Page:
Written Answers. - Conference for Security and Co-operation.


asked the Minister for Foreign Affairs if Ireland will be represented at the Conference for Security and Co-operation in Europe at its meeting in April 1986; if the delegation will raise the issue of religious and or racial discrimination in the context of the conference; and if he will make a statement on the matter.

Ireland, as one of the 35 states which participated in the Conference on Security and Co-operation in Europe, is represented at the meeting of experts on human contacts in the CSCE framework which opened in Berne on 15 April. The meeting, which will continue for six weeks, was preceded by a two-week preparatory meeting.

The purpose of the Berne meeting is to discuss the development of contacts among persons, institutions and organisations in the context of the provisions of the Helsinki Final Act and the Madrid Concluding Document. These provisions are designed to facilitate the resolution of specific problems which arise because of restrictions imposed by some Governments of the movement of their citizens across frontiers. They cover the whole range of human contacts, including the reunification of families and marriage between citizens of different states, contacts and regular meetings on the basis of family ties, travel for personal or professional reasons, contacts and meetings between religious organisations, tourism, exchanges among young people and sporting contacts. The broader questions of religious and racial discrimination mentioned by the Deputy, which were already dealt with in detail at a CSCE meeting of experts on human rights in Ottawa in May-June 1985, are not covered by the mandate of the Berne meeting which focuses rather on specific measures aimed at solving problems in the areas I have mentioned. However, all of these questions will be considered again in a review of implementation of all the provisions of the Final Act and the Madrid Concluding Document at the next follow-up meeting of the conference which is scheduled to begin in November 1986 in Vienna.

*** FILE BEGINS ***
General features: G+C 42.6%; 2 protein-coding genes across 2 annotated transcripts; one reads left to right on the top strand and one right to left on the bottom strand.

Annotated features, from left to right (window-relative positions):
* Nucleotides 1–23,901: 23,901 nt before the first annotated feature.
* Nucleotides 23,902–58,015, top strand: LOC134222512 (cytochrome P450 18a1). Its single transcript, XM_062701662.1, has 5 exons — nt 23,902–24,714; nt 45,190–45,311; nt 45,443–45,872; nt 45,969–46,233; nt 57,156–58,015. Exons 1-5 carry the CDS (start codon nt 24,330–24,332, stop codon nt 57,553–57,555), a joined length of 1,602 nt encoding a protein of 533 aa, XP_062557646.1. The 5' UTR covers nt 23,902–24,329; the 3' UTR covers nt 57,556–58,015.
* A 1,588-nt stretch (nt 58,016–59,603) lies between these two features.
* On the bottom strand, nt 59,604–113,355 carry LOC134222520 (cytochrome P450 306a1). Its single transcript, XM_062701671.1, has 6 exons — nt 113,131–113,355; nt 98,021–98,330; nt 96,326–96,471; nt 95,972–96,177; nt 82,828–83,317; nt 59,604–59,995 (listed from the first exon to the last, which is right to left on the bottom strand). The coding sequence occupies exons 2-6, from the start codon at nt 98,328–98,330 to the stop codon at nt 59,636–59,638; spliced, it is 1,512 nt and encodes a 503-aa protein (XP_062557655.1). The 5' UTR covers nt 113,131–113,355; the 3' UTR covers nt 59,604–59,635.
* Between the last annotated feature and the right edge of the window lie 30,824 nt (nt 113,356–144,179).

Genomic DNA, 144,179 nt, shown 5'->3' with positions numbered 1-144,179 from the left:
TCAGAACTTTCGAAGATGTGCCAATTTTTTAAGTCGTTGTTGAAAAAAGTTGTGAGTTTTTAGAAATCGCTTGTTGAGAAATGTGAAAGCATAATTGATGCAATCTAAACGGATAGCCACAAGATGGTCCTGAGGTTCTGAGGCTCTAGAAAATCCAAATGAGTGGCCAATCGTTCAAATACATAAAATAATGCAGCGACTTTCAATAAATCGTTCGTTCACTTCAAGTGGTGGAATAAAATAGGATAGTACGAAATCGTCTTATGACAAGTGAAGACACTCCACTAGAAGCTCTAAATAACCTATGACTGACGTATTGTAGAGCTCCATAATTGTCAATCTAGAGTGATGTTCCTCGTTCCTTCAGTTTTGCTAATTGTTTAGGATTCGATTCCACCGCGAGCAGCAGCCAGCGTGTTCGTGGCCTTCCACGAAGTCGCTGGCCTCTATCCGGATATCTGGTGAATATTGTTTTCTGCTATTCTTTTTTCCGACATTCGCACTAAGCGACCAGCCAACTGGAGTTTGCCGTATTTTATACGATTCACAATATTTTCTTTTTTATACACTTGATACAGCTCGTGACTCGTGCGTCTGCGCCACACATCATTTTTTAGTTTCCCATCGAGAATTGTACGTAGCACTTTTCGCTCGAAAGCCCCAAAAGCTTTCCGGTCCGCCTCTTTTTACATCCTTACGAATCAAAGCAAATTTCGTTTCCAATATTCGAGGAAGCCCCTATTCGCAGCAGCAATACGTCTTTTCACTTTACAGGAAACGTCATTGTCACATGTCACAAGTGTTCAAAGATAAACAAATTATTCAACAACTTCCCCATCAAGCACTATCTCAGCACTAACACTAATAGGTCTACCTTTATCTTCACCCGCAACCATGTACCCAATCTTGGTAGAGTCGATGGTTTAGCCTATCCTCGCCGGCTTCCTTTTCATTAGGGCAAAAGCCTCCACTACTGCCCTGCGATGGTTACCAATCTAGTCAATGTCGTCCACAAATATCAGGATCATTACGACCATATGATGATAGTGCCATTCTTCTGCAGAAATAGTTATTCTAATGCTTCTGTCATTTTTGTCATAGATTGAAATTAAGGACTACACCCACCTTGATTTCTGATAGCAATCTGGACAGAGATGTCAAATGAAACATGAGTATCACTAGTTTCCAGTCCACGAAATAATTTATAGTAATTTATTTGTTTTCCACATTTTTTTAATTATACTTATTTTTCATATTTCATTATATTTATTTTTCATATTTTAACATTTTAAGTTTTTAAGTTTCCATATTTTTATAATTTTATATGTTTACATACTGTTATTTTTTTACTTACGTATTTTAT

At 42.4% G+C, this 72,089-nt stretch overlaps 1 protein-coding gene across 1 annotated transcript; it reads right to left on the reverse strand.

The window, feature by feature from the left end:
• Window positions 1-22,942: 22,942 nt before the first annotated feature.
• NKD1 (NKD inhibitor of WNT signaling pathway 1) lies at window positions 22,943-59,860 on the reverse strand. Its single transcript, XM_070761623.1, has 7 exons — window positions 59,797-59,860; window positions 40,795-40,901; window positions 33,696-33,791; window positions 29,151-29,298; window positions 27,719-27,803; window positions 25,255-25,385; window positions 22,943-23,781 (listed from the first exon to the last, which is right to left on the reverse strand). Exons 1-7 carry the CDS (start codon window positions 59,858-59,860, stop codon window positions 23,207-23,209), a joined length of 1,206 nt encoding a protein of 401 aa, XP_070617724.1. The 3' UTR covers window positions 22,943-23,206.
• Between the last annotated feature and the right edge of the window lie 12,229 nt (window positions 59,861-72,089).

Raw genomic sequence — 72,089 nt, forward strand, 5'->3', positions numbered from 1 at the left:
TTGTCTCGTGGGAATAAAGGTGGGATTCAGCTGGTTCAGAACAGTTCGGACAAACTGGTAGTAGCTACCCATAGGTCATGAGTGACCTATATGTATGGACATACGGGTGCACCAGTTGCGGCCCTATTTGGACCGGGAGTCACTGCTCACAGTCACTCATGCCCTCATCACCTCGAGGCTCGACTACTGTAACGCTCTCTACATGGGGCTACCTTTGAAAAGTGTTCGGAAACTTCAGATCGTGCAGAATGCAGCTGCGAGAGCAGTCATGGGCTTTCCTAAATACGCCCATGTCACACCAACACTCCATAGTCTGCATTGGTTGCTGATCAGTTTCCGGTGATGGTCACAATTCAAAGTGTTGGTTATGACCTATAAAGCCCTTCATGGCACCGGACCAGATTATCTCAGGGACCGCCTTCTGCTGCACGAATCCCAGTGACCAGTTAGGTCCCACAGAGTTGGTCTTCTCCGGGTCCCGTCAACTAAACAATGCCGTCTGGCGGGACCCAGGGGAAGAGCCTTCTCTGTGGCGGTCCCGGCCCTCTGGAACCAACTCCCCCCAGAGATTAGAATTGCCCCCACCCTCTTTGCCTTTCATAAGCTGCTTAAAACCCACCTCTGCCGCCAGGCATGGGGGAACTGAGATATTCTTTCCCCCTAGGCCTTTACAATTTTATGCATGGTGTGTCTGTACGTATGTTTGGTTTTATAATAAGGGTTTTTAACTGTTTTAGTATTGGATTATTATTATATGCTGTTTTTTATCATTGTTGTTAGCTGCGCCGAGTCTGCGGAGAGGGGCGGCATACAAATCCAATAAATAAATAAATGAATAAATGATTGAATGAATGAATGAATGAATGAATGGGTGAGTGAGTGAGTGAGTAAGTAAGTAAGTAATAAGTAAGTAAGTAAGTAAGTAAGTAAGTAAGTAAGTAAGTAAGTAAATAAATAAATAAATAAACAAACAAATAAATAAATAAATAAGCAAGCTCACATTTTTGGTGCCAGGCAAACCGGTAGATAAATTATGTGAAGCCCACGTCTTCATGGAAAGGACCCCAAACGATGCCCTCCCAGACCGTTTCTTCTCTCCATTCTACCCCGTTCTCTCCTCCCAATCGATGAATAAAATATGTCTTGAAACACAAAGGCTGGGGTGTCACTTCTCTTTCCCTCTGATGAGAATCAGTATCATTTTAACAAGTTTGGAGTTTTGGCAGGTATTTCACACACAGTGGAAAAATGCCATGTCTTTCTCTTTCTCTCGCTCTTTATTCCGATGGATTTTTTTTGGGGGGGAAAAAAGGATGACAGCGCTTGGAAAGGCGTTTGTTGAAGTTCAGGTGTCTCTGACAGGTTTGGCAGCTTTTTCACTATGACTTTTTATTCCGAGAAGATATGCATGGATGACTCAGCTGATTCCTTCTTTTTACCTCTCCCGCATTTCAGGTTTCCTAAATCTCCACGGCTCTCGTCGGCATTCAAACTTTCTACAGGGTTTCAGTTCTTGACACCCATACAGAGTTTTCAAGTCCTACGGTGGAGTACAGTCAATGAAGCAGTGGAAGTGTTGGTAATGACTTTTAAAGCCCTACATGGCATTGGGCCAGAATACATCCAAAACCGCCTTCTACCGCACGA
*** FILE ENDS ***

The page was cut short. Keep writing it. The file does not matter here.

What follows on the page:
At the Berne meeting the Irish delegation, together with our partners in the Twelve, will seek to ensure that a thorough examination takes place of the manner and extent to which the CSCE participating states have fulfilled their existing commitments in the area of human contacts. We will also make an active contribution to the exploration of possibilities for resolving the problems created by legislative and administrative restrictions which hinder the free movement of people across frontiers, including contacts and meetings between members of religious faiths, institutions and organisations. Among other improvements, we will be seeking to facilitate unimpeded access to postal communications. Our ultimate objective at Berne is to try to bring about concrete improvements in the lives of all those most directly affected by the divisions in Europe. We would wish to see a substantive outcome to the meeting in the form of a concluding document containing agreement on measures to improve implementation of the commitments already undertaken at Helsinki and Madrid.

Question No. 22 taken as oral.